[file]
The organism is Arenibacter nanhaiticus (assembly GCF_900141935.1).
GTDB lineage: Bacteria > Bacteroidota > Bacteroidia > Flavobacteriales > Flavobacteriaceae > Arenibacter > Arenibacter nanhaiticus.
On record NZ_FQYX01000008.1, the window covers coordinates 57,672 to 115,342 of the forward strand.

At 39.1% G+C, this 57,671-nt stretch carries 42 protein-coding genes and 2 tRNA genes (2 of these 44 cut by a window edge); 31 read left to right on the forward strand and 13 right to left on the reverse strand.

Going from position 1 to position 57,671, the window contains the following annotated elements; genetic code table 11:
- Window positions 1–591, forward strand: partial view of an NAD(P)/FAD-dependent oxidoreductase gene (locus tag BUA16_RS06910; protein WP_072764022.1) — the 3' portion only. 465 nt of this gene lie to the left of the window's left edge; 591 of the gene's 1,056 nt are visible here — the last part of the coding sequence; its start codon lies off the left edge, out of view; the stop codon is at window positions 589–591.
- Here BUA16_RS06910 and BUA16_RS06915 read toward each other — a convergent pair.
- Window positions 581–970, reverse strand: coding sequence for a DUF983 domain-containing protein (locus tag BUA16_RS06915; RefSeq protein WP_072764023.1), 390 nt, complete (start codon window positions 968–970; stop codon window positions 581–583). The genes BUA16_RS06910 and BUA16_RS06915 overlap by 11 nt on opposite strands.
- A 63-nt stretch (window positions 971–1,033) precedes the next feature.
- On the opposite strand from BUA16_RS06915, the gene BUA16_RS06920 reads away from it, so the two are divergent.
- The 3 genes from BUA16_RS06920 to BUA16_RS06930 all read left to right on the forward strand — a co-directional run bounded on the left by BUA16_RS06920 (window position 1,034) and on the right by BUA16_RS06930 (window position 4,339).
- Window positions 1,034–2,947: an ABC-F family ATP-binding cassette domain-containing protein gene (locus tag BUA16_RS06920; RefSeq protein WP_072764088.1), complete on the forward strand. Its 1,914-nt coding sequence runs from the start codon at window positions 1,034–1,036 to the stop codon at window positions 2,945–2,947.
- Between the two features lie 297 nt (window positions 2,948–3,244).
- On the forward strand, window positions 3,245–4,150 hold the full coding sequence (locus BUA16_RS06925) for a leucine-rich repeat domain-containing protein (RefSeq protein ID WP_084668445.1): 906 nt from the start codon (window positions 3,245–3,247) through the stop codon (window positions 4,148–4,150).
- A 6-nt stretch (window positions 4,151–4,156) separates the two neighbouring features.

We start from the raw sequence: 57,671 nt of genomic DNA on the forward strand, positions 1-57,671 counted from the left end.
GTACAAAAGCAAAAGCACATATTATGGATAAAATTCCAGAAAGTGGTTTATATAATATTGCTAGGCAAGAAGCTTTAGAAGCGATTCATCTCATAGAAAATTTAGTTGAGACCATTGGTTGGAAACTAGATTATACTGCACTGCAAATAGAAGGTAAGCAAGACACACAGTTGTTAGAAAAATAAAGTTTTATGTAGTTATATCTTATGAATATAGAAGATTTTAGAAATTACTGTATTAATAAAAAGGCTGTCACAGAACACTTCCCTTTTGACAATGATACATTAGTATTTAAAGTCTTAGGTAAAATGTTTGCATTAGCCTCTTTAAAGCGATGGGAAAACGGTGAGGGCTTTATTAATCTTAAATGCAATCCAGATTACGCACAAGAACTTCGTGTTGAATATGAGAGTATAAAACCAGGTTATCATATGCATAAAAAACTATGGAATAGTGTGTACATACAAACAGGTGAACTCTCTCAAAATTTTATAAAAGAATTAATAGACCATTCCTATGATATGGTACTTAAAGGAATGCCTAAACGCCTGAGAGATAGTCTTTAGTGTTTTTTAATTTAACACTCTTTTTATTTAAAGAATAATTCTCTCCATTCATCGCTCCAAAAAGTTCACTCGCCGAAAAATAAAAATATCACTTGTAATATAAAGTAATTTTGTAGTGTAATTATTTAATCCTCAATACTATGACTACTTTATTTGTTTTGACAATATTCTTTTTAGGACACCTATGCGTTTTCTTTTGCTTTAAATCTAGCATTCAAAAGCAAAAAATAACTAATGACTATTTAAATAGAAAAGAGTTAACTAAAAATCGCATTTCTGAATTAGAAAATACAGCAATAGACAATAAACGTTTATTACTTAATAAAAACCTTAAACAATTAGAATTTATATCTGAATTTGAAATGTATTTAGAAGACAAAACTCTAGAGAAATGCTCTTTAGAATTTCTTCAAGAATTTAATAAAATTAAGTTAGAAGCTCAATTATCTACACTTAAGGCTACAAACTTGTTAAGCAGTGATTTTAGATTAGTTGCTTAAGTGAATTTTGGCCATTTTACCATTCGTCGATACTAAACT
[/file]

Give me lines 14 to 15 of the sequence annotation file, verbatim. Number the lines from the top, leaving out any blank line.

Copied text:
- On the forward strand, window positions 3,245–4,150 hold the full coding sequence (locus BUA16_RS06925) for a leucine-rich repeat domain-containing protein (RefSeq protein ID WP_084668445.1): 906 nt from the start codon (window positions 3,245–3,247) through the stop codon (window positions 4,148–4,150).
- A 6-nt stretch (window positions 4,151–4,156) separates the two neighbouring features.